All’s fair in love and war … and on the last lap of a season opening NASCAR Cup Series exhibition race. On top of that, friendships don’t matter when it come to going for a win with big money and no points on the line.
Good buddies Ryan Blaney and Chase Elliott were running first and second on the 35th and final lap of the Busch Clash at the Daytona International Speedway road course on Tuesday evening. As the two cars entered the final chicane with the checkered flag in sight, the second running Hendrick Motorsports car of Elliott closed quickly on the Team Penske ride of Blaney. The No. 9 Chevrolet dove to the inside as the No. 12 Ford moved to counter. The cars banged off each other and Blaney went spinning into the outside wall at the exit of the final turn while Elliott slowed to avoid further contact.
Third-running Kyle Busch was able to maintain his momentum and steer his No. 18 Joe Gibbs Racing Toyota through the melee and win the race to the finish line leaving the two cars that had been running in front of him in his wake.
After the race, the two primary combatants shared their initial reactions with FS1 reporters.
“Neither one of us won, that’s the big thing,” Elliott bemoaned. “I was close enough to drive it in there. I feel like I’d be mad at myself for at least not trying. Obviously, I don’t mean to wreck anybody, especially him. Some guys I wouldn’t mind. Hopefully he’s not too mad at me.”
Blaney shared his buddy’s thoughts when told that Elliott had stated his regret. He admitted that he had punished his car to catch Elliott in the closing laps.
“I hate it happened too,” Blaney declared. “It didn’t work out for either of us. We were just racing hard. I had a little bit fresher tires there, we saved a set. I got back to second there, this car was really good. I had to use it up a lot to get to him.”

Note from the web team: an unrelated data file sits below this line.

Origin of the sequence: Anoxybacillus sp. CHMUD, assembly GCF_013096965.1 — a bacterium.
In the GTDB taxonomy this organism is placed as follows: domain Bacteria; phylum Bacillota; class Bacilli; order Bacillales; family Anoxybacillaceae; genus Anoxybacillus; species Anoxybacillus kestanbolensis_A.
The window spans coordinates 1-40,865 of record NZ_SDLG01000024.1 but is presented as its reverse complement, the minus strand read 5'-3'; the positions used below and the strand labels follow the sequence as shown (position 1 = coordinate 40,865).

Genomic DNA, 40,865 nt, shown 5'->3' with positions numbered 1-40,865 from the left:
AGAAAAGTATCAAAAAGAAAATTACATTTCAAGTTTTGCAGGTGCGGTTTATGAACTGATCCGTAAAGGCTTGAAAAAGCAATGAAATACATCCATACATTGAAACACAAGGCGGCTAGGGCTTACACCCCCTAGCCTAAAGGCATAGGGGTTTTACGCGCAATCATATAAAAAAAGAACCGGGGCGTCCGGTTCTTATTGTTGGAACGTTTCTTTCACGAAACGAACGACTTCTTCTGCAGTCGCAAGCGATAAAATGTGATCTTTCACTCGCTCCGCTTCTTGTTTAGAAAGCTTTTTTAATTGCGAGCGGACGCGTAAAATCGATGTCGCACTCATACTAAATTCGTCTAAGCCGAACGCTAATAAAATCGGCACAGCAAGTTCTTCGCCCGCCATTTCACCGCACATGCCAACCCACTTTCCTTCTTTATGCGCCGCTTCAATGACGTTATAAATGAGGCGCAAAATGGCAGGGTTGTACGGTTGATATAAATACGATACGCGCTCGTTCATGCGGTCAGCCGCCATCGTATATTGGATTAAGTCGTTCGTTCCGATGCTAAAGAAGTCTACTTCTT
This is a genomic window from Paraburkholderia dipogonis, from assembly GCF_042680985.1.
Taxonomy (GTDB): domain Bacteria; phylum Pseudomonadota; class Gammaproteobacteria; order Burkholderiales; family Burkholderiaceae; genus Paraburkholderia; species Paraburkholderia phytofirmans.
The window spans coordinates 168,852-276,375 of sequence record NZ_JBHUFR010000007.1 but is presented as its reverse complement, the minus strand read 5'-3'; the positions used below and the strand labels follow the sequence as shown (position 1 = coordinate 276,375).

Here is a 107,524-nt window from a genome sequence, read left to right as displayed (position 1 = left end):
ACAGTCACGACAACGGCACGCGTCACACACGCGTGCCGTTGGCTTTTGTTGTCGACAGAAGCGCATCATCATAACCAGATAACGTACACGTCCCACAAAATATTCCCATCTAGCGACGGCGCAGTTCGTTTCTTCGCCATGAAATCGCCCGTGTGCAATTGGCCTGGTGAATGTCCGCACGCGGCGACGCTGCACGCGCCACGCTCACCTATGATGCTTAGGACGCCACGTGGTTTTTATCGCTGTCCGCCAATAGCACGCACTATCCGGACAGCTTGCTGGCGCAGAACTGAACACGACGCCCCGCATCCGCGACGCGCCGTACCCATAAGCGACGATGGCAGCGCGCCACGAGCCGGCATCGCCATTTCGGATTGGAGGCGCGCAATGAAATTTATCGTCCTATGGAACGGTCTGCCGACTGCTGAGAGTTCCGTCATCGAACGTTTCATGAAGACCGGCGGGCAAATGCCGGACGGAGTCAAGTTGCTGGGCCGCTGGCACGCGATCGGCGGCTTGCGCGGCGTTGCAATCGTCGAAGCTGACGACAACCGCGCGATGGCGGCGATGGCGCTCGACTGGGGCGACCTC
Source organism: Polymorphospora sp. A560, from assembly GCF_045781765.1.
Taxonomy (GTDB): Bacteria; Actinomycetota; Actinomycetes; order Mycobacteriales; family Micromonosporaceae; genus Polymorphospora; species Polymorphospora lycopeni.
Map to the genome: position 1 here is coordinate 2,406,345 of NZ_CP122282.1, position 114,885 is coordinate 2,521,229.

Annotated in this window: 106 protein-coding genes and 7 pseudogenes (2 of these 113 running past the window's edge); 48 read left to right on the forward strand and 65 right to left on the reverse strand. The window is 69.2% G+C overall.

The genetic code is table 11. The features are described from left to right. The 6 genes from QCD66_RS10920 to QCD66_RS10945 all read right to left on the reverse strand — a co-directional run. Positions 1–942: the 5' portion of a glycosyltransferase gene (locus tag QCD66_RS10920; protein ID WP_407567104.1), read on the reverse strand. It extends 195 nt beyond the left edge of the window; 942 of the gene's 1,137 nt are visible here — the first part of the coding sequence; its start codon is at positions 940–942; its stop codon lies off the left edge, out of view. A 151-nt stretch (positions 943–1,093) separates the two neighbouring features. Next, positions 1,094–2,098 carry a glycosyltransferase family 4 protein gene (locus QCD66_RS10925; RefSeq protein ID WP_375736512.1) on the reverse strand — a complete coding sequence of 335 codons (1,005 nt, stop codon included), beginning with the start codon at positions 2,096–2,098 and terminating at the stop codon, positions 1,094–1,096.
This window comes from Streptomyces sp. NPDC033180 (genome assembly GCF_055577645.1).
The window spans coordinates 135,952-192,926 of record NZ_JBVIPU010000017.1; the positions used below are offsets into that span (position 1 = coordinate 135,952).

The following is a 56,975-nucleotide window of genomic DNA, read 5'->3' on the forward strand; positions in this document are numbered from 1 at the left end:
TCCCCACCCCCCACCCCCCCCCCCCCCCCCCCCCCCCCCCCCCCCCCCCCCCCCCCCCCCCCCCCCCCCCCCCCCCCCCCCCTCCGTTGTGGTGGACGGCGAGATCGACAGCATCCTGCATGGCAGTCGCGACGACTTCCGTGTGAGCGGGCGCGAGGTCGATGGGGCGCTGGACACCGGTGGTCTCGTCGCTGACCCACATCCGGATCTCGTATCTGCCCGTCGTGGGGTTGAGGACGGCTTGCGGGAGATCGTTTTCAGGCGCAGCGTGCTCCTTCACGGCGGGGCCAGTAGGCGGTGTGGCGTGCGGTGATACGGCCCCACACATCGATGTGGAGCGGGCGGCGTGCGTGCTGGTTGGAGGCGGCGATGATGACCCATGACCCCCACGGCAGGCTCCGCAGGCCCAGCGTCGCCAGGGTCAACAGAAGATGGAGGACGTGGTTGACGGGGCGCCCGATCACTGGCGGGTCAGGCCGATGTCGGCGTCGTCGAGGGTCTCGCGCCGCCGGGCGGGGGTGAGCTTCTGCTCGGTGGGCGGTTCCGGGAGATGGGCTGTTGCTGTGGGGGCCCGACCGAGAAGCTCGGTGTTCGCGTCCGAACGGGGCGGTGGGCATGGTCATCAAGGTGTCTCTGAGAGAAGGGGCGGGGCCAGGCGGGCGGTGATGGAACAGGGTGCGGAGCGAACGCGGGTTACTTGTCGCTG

Despite the contact with his friend, however, Elliott did not fully regret his attempt in a race in which winning is the only thing that matters.
“I feel like you’ve got to go for it here in an event like this,” the defending NASCAR Cup Series champion pointed out. “I can’t be sorry about going for the win, but I certainly didn’t mean to wreck him. I drove in there, and yeah, that corner gets so tight. I didn’t want to completely jump the curb to the right but at that point, we were coming together.”
Blaney felt like he had done all he could to give himself and his team a shot at victory. But he is optimistic for when the series returns to this same track for a points-paying race on February 21st.
“I tried to protect and I drove into the last corner really deep to try to make sure I didn’t get dive-bombed like that and we just came together there,” Blaney recounted. “What are you going to do? We learned something for next week, I think.”
In the end, the contact between the two friends handed the race win to the opportunistic Busch.
“I just knew to keep my head down, keep focused ahead and just seeing if I could hit my marks and get close enough to have a shot if something like that were to materialize. Fortunately it did for us.”
In the end, race car drivers are not supposed to be on the track so that they can look after their friends. That serves to benefit no one. In particular, a driver’s team and fans get nothing from settling for a lesser position just because the two guys in question like each other.
Neither Ryan Blaney nor Chase Elliott liked the final outcome, but both were doing exactly what racers are supposed to do in that situation, going for the win.
Richard Allen is a member of the National Motorsports Press Association
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